To find out when this automotive giant first came on the scene, you have to go all the way back to 1889 when August Horch — a former production manager for Karl Benz — decided he wanted to make cars with is own name.
In 1899 he joined up with 15 others and started a company in Germany that produced its first vehicle in 1901. But it wasn’t a smooth ride at all. In 1909, the Board of Directors forced Horch out of the company that he had been first and foremost in creating.
Not deterred, he set up another business. Given that the name Horch was already in use, he chose Audi – Latin for ‘Hear’ or ‘Listen.’
Audi as we now know it launched their first car in 1910 — the Audi Type A Sport-Phaeton, with only 140 ever produced. It was a success, particularly in sporting events, and the Type B was also launched that year. Horch began entering his vehicles in races and won the prestigious International Austrian Alpine Run three years in a row.
The company quickly became a favorite of German drivers, but the First World War required the company to manufacture vehicles used in many military campaigns. When the war was over, the company incurred heavy losses and struggled to remain profitable, much less at the level they were performing before the war.
In 1920, August Horch left the company for a position in the Ministry of Transport, but remained a member of the board of trustees for Audi. The next year they became the first car manufacturer to present a production car with left-hand drive, which was desirable, as it was considered to provide a better view of oncoming traffic.
To further develop – and consolidate – Audi merged with DKW, Horch and Wanderer in 1932 and in so doing launched the iconic four-ring badge emblem. The business, named Auto Union, would set the foundations of modern motoring as we know it.
The same year, Audi introduced the world’s first volume-built car with front-wheel-drive. By the end of the ‘30s, you could find Audis in Grand Prix races, all while introducing its first 16-cylinder racing car, and beginning to conduct systematic rollover and crash tests.
World War II and Beyond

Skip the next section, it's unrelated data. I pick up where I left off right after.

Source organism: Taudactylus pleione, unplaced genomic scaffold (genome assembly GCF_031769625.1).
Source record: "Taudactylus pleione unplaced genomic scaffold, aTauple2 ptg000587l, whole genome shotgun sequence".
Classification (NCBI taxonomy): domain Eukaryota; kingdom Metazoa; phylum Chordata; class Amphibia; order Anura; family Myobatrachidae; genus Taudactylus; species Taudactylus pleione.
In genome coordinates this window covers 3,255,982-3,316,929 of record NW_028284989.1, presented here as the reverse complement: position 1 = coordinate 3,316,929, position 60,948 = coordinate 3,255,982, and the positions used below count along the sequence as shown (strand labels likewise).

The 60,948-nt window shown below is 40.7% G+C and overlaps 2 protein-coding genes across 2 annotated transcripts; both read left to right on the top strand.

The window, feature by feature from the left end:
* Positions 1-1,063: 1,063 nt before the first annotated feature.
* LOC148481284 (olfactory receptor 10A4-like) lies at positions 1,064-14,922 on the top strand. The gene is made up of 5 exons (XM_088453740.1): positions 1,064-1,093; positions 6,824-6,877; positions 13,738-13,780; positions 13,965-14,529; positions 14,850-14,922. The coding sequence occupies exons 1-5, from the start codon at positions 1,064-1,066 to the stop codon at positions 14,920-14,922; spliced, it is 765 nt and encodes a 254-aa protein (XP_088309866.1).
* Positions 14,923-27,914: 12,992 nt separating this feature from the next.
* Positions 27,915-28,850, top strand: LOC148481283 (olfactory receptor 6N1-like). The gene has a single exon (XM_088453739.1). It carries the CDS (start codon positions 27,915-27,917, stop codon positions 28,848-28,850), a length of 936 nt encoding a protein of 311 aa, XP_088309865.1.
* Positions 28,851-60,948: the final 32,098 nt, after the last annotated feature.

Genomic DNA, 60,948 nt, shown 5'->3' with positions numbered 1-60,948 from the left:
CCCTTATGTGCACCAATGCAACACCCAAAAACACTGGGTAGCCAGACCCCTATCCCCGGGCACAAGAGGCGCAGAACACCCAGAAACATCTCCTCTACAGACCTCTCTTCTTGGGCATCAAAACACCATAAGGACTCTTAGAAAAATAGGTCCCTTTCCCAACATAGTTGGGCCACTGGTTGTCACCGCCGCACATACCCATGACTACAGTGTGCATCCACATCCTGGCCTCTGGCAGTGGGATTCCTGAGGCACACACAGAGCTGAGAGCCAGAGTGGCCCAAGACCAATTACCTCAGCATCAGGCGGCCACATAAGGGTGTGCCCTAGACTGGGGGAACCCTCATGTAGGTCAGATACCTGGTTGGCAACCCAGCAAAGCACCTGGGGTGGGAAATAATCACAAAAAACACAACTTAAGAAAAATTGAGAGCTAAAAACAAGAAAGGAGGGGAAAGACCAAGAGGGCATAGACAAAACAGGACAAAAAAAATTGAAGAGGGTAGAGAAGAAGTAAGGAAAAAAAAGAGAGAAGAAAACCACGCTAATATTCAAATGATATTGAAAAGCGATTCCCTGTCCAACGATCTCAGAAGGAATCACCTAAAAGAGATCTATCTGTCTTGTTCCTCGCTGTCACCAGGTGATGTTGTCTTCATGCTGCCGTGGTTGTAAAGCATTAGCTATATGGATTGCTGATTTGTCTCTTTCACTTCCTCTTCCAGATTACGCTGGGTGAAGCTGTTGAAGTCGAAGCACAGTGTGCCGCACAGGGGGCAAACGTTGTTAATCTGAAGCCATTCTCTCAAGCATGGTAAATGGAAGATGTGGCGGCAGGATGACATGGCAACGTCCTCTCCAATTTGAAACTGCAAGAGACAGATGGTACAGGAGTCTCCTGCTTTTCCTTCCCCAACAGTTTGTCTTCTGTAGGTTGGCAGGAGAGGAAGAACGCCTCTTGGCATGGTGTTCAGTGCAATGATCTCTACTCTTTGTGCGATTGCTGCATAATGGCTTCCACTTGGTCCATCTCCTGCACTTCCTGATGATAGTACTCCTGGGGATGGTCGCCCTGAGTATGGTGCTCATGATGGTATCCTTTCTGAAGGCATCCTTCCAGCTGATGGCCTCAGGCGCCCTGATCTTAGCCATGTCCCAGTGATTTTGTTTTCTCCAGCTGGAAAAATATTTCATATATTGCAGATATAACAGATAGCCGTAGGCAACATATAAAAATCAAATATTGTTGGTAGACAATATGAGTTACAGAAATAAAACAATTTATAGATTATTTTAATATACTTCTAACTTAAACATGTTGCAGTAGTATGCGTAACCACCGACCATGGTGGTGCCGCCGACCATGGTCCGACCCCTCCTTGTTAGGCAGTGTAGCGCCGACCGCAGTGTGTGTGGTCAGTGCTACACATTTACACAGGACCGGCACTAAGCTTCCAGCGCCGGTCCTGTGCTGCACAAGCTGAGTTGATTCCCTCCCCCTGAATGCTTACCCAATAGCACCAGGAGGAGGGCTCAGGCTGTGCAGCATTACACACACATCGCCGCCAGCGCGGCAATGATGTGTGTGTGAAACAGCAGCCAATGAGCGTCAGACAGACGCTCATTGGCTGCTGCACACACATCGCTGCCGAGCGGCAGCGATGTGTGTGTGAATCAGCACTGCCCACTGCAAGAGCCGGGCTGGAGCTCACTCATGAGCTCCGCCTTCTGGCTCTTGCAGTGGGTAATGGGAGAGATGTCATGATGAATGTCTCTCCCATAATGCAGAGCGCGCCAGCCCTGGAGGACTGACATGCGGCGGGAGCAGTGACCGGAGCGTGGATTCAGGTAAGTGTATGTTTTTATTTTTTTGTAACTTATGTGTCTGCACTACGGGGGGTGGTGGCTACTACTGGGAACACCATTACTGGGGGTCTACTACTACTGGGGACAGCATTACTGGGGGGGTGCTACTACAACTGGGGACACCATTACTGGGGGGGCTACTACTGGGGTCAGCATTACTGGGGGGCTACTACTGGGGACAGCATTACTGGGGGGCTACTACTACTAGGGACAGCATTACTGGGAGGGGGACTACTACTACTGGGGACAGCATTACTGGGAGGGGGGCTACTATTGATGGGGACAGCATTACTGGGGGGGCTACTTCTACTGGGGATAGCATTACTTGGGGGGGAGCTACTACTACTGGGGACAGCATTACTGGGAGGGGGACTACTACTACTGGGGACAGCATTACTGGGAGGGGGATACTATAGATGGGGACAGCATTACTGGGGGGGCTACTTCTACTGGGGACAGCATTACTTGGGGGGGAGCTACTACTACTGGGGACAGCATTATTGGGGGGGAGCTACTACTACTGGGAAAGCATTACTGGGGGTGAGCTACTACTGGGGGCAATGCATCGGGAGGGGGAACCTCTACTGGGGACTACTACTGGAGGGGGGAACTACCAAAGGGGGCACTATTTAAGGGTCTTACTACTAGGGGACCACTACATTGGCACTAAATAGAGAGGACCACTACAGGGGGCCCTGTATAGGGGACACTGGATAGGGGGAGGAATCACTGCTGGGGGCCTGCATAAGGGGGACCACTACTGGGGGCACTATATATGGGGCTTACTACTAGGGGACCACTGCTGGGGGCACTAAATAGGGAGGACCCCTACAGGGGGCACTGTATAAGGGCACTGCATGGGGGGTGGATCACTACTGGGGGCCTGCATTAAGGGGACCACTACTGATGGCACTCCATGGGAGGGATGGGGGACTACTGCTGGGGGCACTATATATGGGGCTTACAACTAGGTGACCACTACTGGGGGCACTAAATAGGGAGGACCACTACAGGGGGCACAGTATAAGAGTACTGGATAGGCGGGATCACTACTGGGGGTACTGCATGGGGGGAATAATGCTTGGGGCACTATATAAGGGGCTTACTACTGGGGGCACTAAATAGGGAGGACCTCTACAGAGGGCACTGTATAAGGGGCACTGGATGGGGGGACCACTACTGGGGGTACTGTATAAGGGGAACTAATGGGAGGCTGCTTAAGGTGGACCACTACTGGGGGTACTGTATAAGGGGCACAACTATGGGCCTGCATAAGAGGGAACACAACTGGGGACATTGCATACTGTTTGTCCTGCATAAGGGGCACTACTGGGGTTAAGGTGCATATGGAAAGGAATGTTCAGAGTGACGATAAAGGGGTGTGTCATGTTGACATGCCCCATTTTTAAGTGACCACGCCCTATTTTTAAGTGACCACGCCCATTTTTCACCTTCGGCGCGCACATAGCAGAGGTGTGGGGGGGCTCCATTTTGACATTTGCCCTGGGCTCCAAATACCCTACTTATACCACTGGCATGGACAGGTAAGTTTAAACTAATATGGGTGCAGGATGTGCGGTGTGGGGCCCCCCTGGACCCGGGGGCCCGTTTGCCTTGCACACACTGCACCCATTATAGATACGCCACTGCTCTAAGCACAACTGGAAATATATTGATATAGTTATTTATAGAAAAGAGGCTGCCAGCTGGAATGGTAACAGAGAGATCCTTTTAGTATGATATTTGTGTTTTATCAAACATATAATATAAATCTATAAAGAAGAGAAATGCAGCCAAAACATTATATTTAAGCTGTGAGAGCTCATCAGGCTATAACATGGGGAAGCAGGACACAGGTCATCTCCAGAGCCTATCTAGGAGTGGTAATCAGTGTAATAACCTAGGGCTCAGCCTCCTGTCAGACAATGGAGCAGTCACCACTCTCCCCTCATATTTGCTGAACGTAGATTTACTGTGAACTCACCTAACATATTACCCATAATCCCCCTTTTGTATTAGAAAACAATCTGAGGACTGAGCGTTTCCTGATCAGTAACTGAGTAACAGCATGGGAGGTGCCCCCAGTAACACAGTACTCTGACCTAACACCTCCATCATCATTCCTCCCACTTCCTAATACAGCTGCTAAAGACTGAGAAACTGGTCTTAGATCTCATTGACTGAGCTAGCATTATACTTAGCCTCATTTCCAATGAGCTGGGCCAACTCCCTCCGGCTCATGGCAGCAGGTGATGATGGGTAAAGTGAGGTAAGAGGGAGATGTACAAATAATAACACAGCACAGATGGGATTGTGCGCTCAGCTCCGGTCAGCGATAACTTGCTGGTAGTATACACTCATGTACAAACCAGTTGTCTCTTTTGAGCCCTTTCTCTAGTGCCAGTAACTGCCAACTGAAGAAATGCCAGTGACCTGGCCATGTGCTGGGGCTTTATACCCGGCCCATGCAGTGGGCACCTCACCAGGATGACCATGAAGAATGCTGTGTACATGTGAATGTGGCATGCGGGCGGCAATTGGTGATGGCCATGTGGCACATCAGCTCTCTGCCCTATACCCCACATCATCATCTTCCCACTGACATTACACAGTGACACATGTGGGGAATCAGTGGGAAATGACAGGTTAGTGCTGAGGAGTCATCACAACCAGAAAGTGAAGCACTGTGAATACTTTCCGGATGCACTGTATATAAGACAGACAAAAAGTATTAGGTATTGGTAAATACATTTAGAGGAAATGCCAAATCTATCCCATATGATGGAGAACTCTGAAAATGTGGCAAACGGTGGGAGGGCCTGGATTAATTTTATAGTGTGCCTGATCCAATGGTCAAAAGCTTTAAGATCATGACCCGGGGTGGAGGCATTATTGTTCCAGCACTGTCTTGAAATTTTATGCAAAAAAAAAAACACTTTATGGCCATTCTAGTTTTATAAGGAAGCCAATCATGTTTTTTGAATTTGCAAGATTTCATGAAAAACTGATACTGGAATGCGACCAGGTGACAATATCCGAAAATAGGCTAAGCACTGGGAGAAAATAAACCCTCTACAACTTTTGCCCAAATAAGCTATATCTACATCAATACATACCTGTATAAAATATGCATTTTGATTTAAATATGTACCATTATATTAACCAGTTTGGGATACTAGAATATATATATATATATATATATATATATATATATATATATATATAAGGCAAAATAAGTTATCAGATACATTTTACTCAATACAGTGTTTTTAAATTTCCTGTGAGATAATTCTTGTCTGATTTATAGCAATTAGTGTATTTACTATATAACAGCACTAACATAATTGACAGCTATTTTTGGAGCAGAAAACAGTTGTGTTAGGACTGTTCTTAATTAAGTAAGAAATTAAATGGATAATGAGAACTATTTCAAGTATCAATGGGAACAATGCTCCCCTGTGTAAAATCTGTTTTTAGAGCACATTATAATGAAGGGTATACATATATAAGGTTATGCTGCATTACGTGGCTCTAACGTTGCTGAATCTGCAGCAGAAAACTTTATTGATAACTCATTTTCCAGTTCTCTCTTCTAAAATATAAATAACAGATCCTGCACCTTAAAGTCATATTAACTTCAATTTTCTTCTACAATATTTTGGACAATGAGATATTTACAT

With the new merger and company in place, technology became the focal point for Audi, which has remained central to the company’s corporate identity. In the early days of the Auto Union era, Audi became the first European car company to offer a six-cylinder-engine, front wheel drive model — the Audi Front.
But like many German manufacturing companies, the onset of World War II saw Auto Union plants retooled for military production. They began producing armoured cars for the military, which made them targets for Allied bombing. This took a toll on production, and in 1945, the US Army raid caused great damage to Audi’s plant.
In fact, it was only a couple of years later that factories were dismantled as part of war reparations and Auto Union AG was removed from the commercial register. But that wouldn’t be the end. Audi began assembling pre-war models in 1949, renaming itself to Auto Union GmbH.
A few years later, Daimler-Benz took over the Auto Union. Then in 1964, Volkswagen AG once again acquired majority shares of Auto Union, and two years later that company became a fully-owned subsidiary of VW.
Audi Automobiles Today
The company would go on to develop four-wheel drive technology in the 1980’s. Named ‘Audi Quattro,’ this was the world’s first four-wheel drive sports coupe. The company’s official name was shortened to Audi AG, which also started their shift towards the luxury market. In 1987 the Audi put forward the Audi 90, which was considered much more elegant and superior to the Audi 80, which some saw as an “old person’s car.”
In 2006, the introduced the first 12-cylinder engine in the Audi Q7, and 2007 saw Audi become the first manufacturer to premiere the first headlight unit in the world that deployed LEDs for all of the front lighting functions — including daytime running lights, turn signals, and the dipped-beam and main-beam headlights.
They have continued to develop innovations such as diesel technology, aluminium bodies, the “multitronic” Continuously Variable Transmission (CVT), and SUVs that are both unique and extremely functional.
The company continues to look towards the future, not content to settle on past success. They continue to work on promoting the interests of the Audi customers, and the more than 90,000 employees around the globe.